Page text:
On September 24, 2019, the day of the FBI raid on Sandoval’s offices, Jones was interviewed by agents. According to the allegations, he lied by saying that he had not agreed to protect SafeSpeed in return for hiring Manny or paying Personal B, and that he did not negotiate with Mann in any way to avoid disclosure of campaign funding. The plan was not discussed.
Illinois General Assembly records show that Jones’ proposal was approved by the Senate Transportation Committee on November 19, 2019, which was not led by Sandoval at the time since he stepped down as head of the panel in October. years between federal investigations.
Sandoval would eventually be tried and convicted on corruption cases related to bribery, but he died of COVID-19 complications in December 2020 while cooperating with the government.
In Springfield, the Transportation Committee unanimously approved Jones’ legislation—less than three minutes later—before Jones could complete his explanation of the bill. However, in the full Senate, lawmakers did not vote up or down at the stage of its passage.
The red-light camera investigation has so far implicated more than a dozen politicians, political operatives and businessmen, many of whom either moonlighted for SafeSpeed as consultants or had a direct impact on how much money the company could make. .
Among them was former Oakbrook Terrace Mayor Tony Raguchi, who pleaded guilty earlier this year to participating in a bribery scheme with a mobster-affiliated businessman and his stepson, which allegedly sold the mayor in exchange for a ticket cut to the suburb. Thousands were funded in cash payment. revenue.
Like Jones, the federal government accused Raguchi of ill-treating Manny in exchange for renewing the company’s annual contract with Oakbrook Terrace.
Crestwood Mayor Louis Presta, who was sentenced to a year in federal prison in April, was also charged after he was caught in an undercover FBI video of him taking a $5,000 bribe from Manny.
The investigation has also led to the conviction of former State Representative and longtime Worth Township Supervisor John O’Sullivan and his colleague, Patrick Doherty, a Democratic political activist. O’Sullivan and Doherty have both admitted their role in a 2017 conspiracy to bribe a relative of an Oak Lawn trustee to install flashy red-light cameras there.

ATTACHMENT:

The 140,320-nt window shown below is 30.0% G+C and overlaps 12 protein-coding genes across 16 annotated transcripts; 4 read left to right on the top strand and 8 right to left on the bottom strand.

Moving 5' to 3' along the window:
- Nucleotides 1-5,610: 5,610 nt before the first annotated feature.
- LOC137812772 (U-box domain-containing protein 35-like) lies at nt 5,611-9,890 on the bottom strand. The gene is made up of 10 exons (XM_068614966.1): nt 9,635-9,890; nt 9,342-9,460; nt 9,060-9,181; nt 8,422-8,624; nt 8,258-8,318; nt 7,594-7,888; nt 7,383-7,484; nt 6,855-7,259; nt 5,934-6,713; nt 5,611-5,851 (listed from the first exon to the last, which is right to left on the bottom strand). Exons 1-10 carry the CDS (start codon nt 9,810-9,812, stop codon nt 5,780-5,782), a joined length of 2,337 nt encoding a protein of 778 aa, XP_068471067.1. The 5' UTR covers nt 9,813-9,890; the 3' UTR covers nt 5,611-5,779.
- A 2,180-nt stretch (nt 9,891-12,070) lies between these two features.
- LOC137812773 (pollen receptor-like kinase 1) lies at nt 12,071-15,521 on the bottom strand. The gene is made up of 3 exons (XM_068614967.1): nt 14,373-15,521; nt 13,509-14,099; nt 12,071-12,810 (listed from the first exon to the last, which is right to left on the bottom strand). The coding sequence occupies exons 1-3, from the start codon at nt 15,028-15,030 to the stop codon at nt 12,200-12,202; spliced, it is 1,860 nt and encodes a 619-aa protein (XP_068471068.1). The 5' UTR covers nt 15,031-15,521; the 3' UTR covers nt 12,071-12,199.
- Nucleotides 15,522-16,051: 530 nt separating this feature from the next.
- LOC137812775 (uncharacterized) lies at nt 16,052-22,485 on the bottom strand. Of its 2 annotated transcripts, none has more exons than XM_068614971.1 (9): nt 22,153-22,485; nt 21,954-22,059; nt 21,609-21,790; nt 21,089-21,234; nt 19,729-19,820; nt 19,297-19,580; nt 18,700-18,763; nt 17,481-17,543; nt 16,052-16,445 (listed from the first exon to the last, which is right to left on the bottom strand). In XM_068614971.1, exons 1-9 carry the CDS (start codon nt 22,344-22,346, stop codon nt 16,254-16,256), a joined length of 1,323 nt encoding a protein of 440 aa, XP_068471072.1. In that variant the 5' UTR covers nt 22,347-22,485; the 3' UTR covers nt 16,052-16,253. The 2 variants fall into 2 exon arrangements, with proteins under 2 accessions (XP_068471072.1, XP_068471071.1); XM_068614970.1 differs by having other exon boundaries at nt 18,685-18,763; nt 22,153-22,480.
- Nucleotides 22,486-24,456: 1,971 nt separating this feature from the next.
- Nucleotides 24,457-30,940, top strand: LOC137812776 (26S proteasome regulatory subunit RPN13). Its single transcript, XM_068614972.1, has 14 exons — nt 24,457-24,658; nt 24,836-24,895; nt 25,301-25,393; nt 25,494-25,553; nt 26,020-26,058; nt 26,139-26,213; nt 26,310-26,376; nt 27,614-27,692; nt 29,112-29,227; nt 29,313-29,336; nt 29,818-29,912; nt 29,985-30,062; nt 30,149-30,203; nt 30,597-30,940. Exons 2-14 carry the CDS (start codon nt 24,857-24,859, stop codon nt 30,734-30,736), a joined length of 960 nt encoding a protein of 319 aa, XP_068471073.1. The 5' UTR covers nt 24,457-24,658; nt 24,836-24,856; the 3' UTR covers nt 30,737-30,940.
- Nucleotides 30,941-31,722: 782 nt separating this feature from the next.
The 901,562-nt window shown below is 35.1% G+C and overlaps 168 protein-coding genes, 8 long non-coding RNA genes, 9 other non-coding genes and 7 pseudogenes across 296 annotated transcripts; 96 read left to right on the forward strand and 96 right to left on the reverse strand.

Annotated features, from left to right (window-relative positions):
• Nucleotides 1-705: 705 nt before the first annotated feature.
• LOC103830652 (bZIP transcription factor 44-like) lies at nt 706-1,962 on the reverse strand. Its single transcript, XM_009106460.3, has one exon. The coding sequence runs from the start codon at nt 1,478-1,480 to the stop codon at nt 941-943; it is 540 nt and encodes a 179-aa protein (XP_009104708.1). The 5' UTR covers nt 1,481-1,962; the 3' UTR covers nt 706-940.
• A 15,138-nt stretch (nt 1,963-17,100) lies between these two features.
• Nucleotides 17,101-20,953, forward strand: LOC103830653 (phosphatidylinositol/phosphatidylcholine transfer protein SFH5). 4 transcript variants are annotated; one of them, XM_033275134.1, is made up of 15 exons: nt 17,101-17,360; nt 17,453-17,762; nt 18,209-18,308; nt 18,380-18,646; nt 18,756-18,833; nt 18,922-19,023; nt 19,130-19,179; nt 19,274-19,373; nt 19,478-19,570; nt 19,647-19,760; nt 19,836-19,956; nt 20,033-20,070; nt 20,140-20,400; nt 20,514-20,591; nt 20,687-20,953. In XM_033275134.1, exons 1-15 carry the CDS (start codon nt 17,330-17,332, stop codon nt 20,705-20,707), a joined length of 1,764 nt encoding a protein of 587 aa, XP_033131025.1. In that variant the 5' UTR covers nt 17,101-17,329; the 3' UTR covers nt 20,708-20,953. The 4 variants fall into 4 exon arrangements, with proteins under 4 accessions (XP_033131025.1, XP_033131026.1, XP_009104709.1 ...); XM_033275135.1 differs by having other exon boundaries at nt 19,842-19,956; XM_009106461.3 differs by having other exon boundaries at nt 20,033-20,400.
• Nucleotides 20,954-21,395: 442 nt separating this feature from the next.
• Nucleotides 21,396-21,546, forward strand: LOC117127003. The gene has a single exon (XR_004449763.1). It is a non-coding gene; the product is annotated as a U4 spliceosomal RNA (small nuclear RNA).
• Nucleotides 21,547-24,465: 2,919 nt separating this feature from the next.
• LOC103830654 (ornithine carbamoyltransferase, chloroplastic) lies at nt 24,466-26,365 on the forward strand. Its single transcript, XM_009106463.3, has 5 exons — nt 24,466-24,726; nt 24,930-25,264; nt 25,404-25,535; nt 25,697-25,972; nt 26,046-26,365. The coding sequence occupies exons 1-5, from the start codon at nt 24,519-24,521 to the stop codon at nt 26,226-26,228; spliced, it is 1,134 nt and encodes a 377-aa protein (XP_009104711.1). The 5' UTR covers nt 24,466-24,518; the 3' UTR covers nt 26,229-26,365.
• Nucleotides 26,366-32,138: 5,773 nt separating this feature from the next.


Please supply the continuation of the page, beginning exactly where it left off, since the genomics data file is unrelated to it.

A SafeSpeed spokesperson did not immediately comment on Jones’ case. But the company and its president, Nikki Zoller, have repeatedly denied any wrongdoing, saying that Mann was operating without the company’s knowledge or approval. Mani is no longer affiliated with the company.
“SafeSpeed’s goal has always been to provide a service that helps save lives,” the company said in a statement earlier this year. “As new developments in the federal investigation unfold, SafeSpeed remains both shocked and saddened that one of its former associates had engaged in criminal conduct and sought to help outsiders pursue their self-serving activities. Their actions were clearly in their own interest and were done without SafeSpeed’s knowledge and undermines the important work SafeSpeed does.”
Jones is the ninth member of the Illinois General Assembly to have been charged with federal crimes in the past several years. That list includes five of Jones’ former aides in the Senate — Sandoval, Thomas Colerton, Terry Link, Anazzette Collins and Sam McCann — as well as Madigan and ex-state representatives. Luis Arroyo, Eddie Acevedo.
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The Tribune has also reported that two other Democrats — State Senator Elgi Sims of Chicago and State Representative Thaddeus Jones of Calumet City — are under federal investigation.
With November’s election seven weeks away, Republican leaders in the state Senate and House raided the latest Democrats to impeach.
“Even in the post-Madigan era, Illinois remains a systemic corruption problem – one that Democrats continue to enable,” said Senate Republican leader Dan McConchie of Hawthorne Woods as Democrats criticized a range of ethics and anti-corruption asked to refuse to consider it. Reforms that the GOP want lawmakers to pass.
Dan Petrella of the Chicago Tribune contributed.